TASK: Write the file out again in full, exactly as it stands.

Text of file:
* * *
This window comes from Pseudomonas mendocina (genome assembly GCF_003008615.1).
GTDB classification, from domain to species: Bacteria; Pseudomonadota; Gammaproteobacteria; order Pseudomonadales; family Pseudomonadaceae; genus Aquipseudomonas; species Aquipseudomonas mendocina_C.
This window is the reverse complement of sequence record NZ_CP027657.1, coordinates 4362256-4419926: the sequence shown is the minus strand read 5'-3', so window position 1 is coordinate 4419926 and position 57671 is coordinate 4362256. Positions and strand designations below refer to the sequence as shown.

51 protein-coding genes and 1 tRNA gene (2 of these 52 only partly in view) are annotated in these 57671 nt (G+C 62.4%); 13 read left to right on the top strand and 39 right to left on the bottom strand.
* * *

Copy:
This window comes from Pseudomonas mendocina (genome assembly GCF_003008615.1).
GTDB classification, from domain to species: Bacteria; Pseudomonadota; Gammaproteobacteria; order Pseudomonadales; family Pseudomonadaceae; genus Aquipseudomonas; species Aquipseudomonas mendocina_C.
This window is the reverse complement of sequence record NZ_CP027657.1, coordinates 4362256-4419926: the sequence shown is the minus strand read 5'-3', so window position 1 is coordinate 4419926 and position 57671 is coordinate 4362256. Positions and strand designations below refer to the sequence as shown.

51 protein-coding genes and 1 tRNA gene (2 of these 52 only partly in view) are annotated in these 57671 nt (G+C 62.4%); 13 read left to right on the top strand and 39 right to left on the bottom strand.